Mental health and coronavirus


For a long time, the mental health of our nation has been under pressure, with many people seeking support and a safe place to talk. Adding coronavirus into this already pressured situation means that many more people are feeling anxious, low in mood or unable to enjoy life in the same way. Since the beginning of the church, people of Christian faith have provided support to those who are struggling with difficult emotions, and now we are needed more than ever. This week (18th to 24th May) is Mental Health Awareness Week, and the theme is kindness, something we can all show, and which can make a huge difference in the lives of people who are mentally and emotionally vulnerable due to this pandemic.

A new telephone support line, the ‘Coventry Churches Info Line’ will start on Thursday 21st May. This line will be open each Tuesday between 10 am and 12 noon, and each Thursday between 2 pm and 4 pm. There is a 24-hour answerphone which will be responded to during session times only. The volunteers who run it are people with lived experience of mental ill health, and those who are trained in signposting, listening and guidance. It is a place to get information on mental health services throughout the city, find a listening ear and a reminder of God’s presence in the brokenness of the current circumstances. There is a Punjabi speaker available.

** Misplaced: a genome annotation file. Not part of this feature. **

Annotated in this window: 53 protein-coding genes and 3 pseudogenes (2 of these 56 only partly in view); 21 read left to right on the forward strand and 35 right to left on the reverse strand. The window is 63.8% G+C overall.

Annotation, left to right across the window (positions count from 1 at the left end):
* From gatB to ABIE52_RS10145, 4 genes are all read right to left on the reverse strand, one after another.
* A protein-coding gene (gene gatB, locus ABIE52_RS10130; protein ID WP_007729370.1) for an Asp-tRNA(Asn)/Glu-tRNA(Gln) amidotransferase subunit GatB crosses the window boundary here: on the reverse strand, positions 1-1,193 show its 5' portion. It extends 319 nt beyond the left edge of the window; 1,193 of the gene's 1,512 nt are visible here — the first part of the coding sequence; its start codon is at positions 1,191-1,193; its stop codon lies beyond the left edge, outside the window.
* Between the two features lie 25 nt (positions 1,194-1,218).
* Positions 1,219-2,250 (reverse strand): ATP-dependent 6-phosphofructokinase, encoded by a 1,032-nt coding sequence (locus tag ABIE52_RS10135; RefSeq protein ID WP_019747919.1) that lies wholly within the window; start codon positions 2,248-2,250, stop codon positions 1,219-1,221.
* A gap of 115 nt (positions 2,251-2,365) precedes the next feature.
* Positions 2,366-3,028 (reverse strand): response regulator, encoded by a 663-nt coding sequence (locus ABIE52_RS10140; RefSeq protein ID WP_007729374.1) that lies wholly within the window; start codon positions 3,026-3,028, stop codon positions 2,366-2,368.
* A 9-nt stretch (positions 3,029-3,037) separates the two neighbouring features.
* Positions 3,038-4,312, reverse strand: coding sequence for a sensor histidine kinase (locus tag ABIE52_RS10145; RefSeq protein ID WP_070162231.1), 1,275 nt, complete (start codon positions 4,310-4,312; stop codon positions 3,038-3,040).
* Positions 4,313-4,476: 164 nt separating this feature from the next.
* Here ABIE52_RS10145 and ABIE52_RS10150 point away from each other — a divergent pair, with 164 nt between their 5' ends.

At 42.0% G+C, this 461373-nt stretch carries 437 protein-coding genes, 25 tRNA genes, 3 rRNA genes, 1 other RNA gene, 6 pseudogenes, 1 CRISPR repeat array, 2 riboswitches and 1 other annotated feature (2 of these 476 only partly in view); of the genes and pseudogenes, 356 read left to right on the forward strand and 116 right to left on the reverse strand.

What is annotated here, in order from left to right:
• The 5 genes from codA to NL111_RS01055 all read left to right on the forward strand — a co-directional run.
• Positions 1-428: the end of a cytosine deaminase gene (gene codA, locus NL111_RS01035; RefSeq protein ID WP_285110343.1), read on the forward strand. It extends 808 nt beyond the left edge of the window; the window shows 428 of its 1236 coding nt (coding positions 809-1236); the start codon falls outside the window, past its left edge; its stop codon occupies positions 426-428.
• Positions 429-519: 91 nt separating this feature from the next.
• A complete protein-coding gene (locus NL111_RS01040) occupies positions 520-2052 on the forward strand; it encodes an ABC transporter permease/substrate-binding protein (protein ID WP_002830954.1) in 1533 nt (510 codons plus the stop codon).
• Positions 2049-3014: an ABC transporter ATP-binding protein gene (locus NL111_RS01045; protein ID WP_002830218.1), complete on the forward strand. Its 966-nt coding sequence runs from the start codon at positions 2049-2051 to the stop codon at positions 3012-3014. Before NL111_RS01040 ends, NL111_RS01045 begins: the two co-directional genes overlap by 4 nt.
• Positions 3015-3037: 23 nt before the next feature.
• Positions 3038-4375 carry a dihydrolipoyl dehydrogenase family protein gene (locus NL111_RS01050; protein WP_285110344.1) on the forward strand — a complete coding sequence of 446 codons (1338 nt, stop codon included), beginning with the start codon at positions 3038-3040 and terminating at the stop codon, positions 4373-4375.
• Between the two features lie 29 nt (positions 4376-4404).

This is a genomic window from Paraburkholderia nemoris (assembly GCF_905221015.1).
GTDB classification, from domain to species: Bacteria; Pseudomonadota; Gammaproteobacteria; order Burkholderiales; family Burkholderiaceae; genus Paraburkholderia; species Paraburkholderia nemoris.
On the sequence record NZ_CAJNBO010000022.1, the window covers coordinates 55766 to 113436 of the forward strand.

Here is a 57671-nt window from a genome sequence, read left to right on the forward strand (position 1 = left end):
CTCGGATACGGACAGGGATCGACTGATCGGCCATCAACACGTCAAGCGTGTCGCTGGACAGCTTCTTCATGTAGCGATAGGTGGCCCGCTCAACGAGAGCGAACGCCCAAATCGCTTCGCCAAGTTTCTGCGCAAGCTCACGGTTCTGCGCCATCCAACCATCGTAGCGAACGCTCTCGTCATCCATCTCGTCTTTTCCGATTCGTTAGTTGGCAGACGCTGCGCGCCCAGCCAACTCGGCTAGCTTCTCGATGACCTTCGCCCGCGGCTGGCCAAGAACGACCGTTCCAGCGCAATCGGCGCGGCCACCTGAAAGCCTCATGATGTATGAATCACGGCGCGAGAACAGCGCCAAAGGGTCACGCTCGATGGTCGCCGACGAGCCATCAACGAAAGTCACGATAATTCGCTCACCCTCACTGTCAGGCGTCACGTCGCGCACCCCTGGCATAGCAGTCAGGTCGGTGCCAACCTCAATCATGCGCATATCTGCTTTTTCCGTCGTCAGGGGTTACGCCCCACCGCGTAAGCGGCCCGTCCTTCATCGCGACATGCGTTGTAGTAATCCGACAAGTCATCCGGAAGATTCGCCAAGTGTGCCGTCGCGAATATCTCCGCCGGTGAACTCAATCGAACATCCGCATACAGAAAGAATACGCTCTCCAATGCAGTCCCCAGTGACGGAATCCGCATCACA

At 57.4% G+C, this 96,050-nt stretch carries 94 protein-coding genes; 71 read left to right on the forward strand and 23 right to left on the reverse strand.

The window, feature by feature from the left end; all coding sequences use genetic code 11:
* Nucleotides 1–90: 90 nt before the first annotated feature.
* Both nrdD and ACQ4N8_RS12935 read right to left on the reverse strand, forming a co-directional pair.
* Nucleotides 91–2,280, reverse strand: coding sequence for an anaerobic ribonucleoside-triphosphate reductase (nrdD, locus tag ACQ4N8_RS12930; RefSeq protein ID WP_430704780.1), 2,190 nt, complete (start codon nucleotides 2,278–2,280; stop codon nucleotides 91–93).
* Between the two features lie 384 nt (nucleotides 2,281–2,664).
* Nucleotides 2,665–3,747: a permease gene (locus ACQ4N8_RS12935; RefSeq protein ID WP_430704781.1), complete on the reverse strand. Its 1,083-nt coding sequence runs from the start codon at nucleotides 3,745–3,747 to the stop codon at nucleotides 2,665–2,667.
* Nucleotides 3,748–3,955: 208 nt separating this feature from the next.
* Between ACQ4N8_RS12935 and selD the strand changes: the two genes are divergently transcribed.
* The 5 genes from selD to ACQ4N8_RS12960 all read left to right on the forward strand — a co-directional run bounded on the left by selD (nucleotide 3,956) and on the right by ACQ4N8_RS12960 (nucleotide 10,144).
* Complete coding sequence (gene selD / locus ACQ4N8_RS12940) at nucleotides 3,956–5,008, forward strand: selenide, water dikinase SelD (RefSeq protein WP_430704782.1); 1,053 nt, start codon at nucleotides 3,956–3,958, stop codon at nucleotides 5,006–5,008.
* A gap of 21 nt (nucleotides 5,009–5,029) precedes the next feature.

Along with this, the Reverend Ali Hogger, Vicar of St Paul’s Foleshill has begun to make online versions of sessions of The Life Course, a Christian mental wellbeing resource she has been running for many years. These are available at on the St. Paul's website and can be used either as an individual or a group.

At St Andrew’s Eastern Green, they are running the Tastelife course, designed to help people with eating disorders. To find out more and to register an interest contact the vicar, the Reverend Greg Smith, at gregsmith31760@tiscali.co.uk.